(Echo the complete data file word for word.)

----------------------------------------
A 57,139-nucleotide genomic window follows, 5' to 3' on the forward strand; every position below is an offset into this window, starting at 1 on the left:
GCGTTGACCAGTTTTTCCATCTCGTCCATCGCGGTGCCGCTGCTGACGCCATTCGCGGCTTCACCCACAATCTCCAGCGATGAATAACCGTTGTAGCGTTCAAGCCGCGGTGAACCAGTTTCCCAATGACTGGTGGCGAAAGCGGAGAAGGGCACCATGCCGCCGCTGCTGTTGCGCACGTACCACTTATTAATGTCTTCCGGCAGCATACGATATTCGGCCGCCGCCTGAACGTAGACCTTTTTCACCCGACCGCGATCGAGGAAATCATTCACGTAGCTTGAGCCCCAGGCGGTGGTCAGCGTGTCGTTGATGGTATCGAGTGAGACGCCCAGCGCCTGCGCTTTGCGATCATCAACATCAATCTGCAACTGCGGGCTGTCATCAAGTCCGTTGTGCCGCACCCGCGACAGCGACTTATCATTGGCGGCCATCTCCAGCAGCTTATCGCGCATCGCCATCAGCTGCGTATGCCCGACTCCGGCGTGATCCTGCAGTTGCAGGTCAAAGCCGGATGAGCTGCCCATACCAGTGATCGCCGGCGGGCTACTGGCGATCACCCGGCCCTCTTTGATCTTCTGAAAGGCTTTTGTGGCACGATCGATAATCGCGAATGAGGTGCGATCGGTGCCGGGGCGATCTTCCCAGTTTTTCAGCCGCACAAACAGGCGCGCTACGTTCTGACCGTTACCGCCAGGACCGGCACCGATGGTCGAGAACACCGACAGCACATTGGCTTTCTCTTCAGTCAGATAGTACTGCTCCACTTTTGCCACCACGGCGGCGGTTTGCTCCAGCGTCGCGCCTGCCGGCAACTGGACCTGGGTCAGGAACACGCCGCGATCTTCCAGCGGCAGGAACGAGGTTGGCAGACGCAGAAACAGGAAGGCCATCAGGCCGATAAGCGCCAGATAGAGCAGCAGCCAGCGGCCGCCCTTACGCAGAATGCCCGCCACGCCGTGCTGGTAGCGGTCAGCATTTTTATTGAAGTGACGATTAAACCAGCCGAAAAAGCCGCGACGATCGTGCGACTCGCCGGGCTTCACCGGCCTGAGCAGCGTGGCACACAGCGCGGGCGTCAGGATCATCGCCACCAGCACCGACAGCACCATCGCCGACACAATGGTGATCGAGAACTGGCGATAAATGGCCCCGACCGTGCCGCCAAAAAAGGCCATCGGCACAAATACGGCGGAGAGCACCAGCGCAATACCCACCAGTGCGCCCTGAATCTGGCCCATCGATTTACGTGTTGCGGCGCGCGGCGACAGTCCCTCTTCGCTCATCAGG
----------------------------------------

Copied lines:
A 57,139-nucleotide genomic window follows, 5' to 3' on the forward strand; every position below is an offset into this window, starting at 1 on the left:
GCGTTGACCAGTTTTTCCATCTCGTCCATCGCGGTGCCGCTGCTGACGCCATTCGCGGCTTCACCCACAATCTCCAGCGATGAATAACCGTTGTAGCGTTCAAGCCGCGGTGAACCAGTTTCCCAATGACTGGTGGCGAAAGCGGAGAAGGGCACCATGCCGCCGCTGCTGTTGCGCACGTACCACTTATTAATGTCTTCCGGCAGCATACGATATTCGGCCGCCGCCTGAACGTAGACCTTTTTCACCCGACCGCGATCGAGGAAATCATTCACGTAGCTTGAGCCCCAGGCGGTGGTCAGCGTGTCGTTGATGGTATCGAGTGAGACGCCCAGCGCCTGCGCTTTGCGATCATCAACATCAATCTGCAACTGCGGGCTGTCATCAAGTCCGTTGTGCCGCACCCGCGACAGCGACTTATCATTGGCGGCCATCTCCAGCAGCTTATCGCGCATCGCCATCAGCTGCGTATGCCCGACTCCGGCGTGATCCTGCAGTTGCAGGTCAAAGCCGGATGAGCTGCCCATACCAGTGATCGCCGGCGGGCTACTGGCGATCACCCGGCCCTCTTTGATCTTCTGAAAGGCTTTTGTGGCACGATCGATAATCGCGAATGAGGTGCGATCGGTGCCGGGGCGATCTTCCCAGTTTTTCAGCCGCACAAACAGGCGCGCTACGTTCTGACCGTTACCGCCAGGACCGGCACCGATGGTCGAGAACACCGACAGCACATTGGCTTTCTCTTCAGTCAGATAGTACTGCTCCACTTTTGCCACCACGGCGGCGGTTTGCTCCAGCGTCGCGCCTGCCGGCAACTGGACCTGGGTCAGGAACACGCCGCGATCTTCCAGCGGCAGGAACGAGGTTGGCAGACGCAGAAACAGGAAGGCCATCAGGCCGATAAGCGCCAGATAGAGCAGCAGCCAGCGGCCGCCCTTACGCAGAATGCCCGCCACGCCGTGCTGGTAGCGGTCAGCATTTTTATTGAAGTGACGATTAAACCAGCCGAAAAAGCCGCGACGATCGTGCGACTCGCCGGGCTTCACCGGCCTGAGCAGCGTGGCACACAGCGCGGGCGTCAGGATCATCGCCACCAGCACCGACAGCACCATCGCCGACACAATGGTGATCGAGAACTGGCGATAAATGGCCCCGACCGTGCCGCCAAAAAAGGCCATCGGCACAAATACGGCGGAGAGCACCAGCGCAATACCCACCAGTGCGCCCTGAATCTGGCCCATCGATTTACGTGTTGCGGCGCGCGGCGACAGTCCCTCTTCGCTCATCAGG